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New bees, feeding, and roof alignment

I stick a whole lot of pinpricks on the upper side of the ziplock and let the bees crawl into the roof space (or sit it on the hive mat. Works a treat!
Otherwise, if they need a decent/prolonged feed, it’s the jar set-up as shown above.

As a novice, let me ask for advice. My honey super is just completely filled with bees when I look at the side windows and they seem even more compacted in the center of the super. Does this indicate they might swarm again? The foragers are still active switching from blackberry flowers now to oregano, cone flower, etc. from what I can see. I have not opened the main hive but when I last did there were a lot of newly hatched bees so I thought the queen still had room for new larva, but now I am not sure. Should I check for queen cells or whether there are empty cells for her to work on? At this time of the summer it seems too late to start a new hive.

It may seem too late to start a new hive, however that wont stop bees from swarming if they have a mind to.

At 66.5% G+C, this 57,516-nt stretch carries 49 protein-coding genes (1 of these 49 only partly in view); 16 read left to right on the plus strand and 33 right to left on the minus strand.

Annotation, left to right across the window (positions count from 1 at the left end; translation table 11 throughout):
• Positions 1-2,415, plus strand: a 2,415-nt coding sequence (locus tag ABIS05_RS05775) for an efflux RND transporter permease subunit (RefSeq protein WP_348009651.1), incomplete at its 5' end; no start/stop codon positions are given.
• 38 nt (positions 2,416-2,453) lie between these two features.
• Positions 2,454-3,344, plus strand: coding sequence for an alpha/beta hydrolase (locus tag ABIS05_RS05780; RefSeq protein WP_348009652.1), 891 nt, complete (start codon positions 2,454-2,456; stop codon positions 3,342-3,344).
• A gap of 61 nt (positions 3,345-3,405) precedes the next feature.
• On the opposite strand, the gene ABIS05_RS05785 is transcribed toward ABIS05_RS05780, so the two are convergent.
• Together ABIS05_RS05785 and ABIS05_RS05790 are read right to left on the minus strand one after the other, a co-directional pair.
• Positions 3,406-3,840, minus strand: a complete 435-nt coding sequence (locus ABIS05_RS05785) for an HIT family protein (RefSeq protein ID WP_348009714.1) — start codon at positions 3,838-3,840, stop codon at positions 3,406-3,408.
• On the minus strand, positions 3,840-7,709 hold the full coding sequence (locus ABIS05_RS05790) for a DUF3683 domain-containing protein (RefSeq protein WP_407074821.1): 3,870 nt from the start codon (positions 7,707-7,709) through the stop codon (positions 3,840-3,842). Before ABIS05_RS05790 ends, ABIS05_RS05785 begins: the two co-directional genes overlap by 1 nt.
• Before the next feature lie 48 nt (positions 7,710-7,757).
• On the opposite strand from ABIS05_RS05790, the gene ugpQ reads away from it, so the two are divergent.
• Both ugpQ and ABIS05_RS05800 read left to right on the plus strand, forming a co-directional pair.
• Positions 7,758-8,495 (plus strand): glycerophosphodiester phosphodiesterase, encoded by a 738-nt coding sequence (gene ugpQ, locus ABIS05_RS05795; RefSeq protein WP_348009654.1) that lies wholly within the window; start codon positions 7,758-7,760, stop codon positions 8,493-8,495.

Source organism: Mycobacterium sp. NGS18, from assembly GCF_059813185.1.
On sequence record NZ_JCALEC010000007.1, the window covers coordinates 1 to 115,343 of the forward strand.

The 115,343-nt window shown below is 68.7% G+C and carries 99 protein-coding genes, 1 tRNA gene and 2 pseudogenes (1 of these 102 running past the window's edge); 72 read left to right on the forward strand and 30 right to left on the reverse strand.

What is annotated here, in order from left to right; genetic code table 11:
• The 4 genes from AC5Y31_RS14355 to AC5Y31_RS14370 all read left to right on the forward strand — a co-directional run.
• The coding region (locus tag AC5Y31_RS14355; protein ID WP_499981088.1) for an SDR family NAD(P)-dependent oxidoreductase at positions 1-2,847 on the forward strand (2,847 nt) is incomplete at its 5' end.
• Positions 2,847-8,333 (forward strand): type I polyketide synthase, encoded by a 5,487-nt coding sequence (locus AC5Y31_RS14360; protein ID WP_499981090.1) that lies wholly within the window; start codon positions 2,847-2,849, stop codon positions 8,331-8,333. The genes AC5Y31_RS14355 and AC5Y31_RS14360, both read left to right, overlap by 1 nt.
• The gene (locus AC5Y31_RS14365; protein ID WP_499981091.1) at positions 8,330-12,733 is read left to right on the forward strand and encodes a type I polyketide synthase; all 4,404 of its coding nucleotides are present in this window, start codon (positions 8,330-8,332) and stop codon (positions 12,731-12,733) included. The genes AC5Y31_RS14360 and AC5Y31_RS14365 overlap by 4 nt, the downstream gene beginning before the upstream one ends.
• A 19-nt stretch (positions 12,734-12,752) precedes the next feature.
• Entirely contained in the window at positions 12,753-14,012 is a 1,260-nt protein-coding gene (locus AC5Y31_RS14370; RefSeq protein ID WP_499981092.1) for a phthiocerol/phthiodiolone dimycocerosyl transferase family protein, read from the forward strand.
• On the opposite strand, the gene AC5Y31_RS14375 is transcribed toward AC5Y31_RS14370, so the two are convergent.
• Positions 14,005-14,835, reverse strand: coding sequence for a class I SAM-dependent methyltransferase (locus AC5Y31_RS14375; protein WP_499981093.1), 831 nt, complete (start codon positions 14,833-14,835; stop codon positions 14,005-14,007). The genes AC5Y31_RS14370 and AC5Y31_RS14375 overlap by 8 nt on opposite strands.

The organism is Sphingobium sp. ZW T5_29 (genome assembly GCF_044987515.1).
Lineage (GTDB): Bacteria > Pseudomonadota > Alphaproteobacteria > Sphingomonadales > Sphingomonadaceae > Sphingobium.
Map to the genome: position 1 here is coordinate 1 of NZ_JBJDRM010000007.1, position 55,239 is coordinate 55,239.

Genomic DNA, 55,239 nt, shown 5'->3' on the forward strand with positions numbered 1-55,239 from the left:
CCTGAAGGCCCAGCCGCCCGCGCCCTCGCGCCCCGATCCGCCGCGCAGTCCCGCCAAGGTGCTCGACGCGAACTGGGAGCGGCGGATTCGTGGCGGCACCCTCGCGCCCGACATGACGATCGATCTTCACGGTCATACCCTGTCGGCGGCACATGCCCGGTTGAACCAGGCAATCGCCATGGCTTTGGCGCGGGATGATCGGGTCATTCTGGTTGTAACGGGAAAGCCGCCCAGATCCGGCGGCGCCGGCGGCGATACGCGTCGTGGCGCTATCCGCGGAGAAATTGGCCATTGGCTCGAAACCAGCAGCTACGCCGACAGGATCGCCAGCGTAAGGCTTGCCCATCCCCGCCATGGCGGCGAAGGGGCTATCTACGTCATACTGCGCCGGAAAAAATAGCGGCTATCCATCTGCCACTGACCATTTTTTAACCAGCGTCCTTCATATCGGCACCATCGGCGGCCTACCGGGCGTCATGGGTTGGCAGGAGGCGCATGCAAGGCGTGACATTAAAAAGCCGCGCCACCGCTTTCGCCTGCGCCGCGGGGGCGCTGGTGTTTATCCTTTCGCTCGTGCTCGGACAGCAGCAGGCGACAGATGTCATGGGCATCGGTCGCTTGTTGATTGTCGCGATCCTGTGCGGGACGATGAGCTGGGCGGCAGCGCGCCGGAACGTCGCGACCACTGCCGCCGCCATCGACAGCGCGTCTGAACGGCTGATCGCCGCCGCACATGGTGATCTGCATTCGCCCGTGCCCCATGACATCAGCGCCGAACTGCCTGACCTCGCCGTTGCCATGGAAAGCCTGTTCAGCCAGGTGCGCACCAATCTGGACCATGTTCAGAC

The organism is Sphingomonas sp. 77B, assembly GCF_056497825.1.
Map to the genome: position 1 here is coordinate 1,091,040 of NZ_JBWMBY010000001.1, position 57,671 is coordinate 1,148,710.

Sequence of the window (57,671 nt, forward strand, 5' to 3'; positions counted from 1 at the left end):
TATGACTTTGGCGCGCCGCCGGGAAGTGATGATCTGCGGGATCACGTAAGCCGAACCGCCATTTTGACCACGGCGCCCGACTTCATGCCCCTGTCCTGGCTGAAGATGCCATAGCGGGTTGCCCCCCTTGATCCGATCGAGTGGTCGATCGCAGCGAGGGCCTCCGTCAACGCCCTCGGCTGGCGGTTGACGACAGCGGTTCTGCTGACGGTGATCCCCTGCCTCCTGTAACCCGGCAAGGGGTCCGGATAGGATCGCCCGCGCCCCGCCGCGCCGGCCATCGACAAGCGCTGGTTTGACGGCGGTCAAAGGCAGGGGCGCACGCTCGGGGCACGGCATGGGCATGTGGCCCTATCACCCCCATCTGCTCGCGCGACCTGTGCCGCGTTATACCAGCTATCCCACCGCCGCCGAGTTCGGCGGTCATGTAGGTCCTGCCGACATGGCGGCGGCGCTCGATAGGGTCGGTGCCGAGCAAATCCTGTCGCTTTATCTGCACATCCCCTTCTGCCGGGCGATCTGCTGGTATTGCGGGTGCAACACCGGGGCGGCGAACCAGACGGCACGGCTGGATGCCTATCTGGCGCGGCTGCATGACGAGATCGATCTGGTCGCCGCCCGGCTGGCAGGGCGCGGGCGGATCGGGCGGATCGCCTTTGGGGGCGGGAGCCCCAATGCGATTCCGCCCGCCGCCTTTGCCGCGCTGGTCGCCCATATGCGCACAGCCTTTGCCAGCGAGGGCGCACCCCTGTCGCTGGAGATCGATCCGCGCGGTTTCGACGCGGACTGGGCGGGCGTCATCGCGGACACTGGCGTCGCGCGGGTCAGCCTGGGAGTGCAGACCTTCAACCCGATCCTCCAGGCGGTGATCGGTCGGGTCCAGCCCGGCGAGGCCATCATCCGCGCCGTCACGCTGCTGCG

I probably wouldn’t do a brood inspection to look for queen cells in the middle of summer. What I do is use the cavity in my lid as a guide. If I find the cavity in the roof has a lot of bees hanging there, unproductive, I’ll do a split, whether they are preparing to swarm, or not. If I find the roof full of bees building comb & productive, I’ll still weaken the colony a bit, but not as urgently as I would when I see a lot of bees doing nothing.

My theory being that the bees doing nothing are saving their energy & will be part of an imminent
swarm.

Therefore I’m always a fan of having a roof cavity available for the bees to hangout in. I lift the roof at least once a fortnight throughout the season, except during the early part of winter.

Jeff, thanks for the helpful advice. If I move out a couple of frames I will have to check to make sure the queen isn’t on them.

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